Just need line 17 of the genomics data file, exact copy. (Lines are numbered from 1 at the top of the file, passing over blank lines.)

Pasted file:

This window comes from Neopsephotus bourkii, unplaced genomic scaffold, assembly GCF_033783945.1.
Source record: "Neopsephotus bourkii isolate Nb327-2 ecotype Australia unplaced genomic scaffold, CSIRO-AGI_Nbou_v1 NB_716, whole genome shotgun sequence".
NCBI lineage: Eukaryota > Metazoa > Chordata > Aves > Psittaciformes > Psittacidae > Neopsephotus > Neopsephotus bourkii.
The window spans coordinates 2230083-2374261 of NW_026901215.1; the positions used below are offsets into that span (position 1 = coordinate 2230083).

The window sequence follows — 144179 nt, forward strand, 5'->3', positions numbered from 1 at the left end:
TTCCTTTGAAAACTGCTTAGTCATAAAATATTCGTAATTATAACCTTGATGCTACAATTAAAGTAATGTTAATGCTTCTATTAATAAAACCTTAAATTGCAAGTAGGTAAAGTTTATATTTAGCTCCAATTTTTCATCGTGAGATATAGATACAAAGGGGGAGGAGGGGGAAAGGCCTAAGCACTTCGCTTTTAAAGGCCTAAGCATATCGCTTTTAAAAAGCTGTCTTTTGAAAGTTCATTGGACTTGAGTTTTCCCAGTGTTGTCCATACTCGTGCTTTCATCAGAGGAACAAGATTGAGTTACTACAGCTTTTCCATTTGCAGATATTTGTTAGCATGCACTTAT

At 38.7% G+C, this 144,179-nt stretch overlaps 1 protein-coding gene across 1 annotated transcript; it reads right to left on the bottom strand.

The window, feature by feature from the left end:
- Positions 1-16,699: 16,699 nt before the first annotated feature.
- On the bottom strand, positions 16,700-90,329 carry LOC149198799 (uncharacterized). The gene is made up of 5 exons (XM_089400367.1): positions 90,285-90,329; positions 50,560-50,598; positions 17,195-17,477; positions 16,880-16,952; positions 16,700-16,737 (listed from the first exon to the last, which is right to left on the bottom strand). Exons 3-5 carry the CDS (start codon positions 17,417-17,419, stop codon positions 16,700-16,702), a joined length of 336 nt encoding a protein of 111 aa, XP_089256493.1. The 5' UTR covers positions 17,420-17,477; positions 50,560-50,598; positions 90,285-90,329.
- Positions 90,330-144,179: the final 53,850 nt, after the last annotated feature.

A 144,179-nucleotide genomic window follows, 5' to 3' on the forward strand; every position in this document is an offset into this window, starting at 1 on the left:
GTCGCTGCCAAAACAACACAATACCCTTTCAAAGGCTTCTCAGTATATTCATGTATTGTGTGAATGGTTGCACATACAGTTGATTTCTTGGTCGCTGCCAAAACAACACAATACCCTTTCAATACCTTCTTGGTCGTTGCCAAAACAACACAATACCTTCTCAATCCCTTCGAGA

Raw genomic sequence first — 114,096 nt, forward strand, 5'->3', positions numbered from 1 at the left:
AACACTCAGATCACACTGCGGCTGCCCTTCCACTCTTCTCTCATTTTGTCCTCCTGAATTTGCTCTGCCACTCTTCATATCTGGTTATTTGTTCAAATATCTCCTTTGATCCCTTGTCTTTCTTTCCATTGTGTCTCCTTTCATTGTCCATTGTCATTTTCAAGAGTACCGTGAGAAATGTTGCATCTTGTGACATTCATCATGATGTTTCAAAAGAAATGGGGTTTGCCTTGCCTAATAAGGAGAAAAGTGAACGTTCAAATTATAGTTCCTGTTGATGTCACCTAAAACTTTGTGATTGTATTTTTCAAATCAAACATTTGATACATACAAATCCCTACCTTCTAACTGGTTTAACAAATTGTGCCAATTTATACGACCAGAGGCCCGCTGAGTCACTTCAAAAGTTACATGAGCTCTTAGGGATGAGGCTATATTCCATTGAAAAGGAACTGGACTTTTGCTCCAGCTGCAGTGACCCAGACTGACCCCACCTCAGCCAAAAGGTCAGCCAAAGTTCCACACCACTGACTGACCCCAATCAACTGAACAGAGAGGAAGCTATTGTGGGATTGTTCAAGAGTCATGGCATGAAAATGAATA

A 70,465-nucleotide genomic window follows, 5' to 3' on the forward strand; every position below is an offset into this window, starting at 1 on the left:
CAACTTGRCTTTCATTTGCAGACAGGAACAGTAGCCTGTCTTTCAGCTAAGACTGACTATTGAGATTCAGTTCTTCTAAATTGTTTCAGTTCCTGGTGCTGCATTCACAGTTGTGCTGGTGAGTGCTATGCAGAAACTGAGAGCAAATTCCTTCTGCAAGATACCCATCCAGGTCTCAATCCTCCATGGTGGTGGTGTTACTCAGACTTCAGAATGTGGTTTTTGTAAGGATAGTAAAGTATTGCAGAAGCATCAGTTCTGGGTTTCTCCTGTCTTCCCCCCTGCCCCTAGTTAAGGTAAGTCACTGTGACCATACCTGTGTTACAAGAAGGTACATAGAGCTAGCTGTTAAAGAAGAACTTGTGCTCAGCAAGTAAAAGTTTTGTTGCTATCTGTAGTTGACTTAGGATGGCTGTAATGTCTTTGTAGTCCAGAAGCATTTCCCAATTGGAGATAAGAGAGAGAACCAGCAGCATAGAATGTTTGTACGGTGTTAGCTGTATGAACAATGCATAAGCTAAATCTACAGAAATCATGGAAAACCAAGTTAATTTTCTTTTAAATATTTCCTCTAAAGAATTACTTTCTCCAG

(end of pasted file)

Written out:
CAACTTGRCTTTCATTTGCAGACAGGAACAGTAGCCTGTCTTTCAGCTAAGACTGACTATTGAGATTCAGTTCTTCTAAATTGTTTCAGTTCCTGGTGCTGCATTCACAGTTGTGCTGGTGAGTGCTATGCAGAAACTGAGAGCAAATTCCTTCTGCAAGATACCCATCCAGGTCTCAATCCTCCATGGTGGTGGTGTTACTCAGACTTCAGAATGTGGTTTTTGTAAGGATAGTAAAGTATTGCAGAAGCATCAGTTCTGGGTTTCTCCTGTCTTCCCCCCTGCCCCTAGTTAAGGTAAGTCACTGTGACCATACCTGTGTTACAAGAAGGTACATAGAGCTAGCTGTTAAAGAAGAACTTGTGCTCAGCAAGTAAAAGTTTTGTTGCTATCTGTAGTTGACTTAGGATGGCTGTAATGTCTTTGTAGTCCAGAAGCATTTCCCAATTGGAGATAAGAGAGAGAACCAGCAGCATAGAATGTTTGTACGGTGTTAGCTGTATGAACAATGCATAAGCTAAATCTACAGAAATCATGGAAAACCAAGTTAATTTTCTTTTAAATATTTCCTCTAAAGAATTACTTTCTCCAG